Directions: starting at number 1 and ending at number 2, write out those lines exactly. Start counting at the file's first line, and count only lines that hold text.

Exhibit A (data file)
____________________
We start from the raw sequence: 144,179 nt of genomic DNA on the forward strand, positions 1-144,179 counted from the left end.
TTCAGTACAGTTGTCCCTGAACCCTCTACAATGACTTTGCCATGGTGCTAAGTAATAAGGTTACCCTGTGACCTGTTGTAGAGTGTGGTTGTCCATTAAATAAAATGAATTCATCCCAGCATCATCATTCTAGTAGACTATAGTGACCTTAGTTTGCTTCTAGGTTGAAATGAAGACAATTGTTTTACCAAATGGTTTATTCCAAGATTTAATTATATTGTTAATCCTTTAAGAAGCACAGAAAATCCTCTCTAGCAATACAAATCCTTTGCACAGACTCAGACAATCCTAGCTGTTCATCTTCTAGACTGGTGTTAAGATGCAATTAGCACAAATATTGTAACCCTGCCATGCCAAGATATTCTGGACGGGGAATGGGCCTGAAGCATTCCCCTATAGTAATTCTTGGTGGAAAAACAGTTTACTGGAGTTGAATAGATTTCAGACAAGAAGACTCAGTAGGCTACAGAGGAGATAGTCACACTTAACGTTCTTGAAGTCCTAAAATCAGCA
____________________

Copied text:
We start from the raw sequence: 144,179 nt of genomic DNA on the forward strand, positions 1-144,179 counted from the left end.
TTCAGTACAGTTGTCCCTGAACCCTCTACAATGACTTTGCCATGGTGCTAAGTAATAAGGTTACCCTGTGACCTGTTGTAGAGTGTGGTTGTCCATTAAATAAAATGAATTCATCCCAGCATCATCATTCTAGTAGACTATAGTGACCTTAGTTTGCTTCTAGGTTGAAATGAAGACAATTGTTTTACCAAATGGTTTATTCCAAGATTTAATTATATTGTTAATCCTTTAAGAAGCACAGAAAATCCTCTCTAGCAATACAAATCCTTTGCACAGACTCAGACAATCCTAGCTGTTCATCTTCTAGACTGGTGTTAAGATGCAATTAGCACAAATATTGTAACCCTGCCATGCCAAGATATTCTGGACGGGGAATGGGCCTGAAGCATTCCCCTATAGTAATTCTTGGTGGAAAAACAGTTTACTGGAGTTGAATAGATTTCAGACAAGAAGACTCAGTAGGCTACAGAGGAGATAGTCACACTTAACGTTCTTGAAGTCCTAAAATCAGCA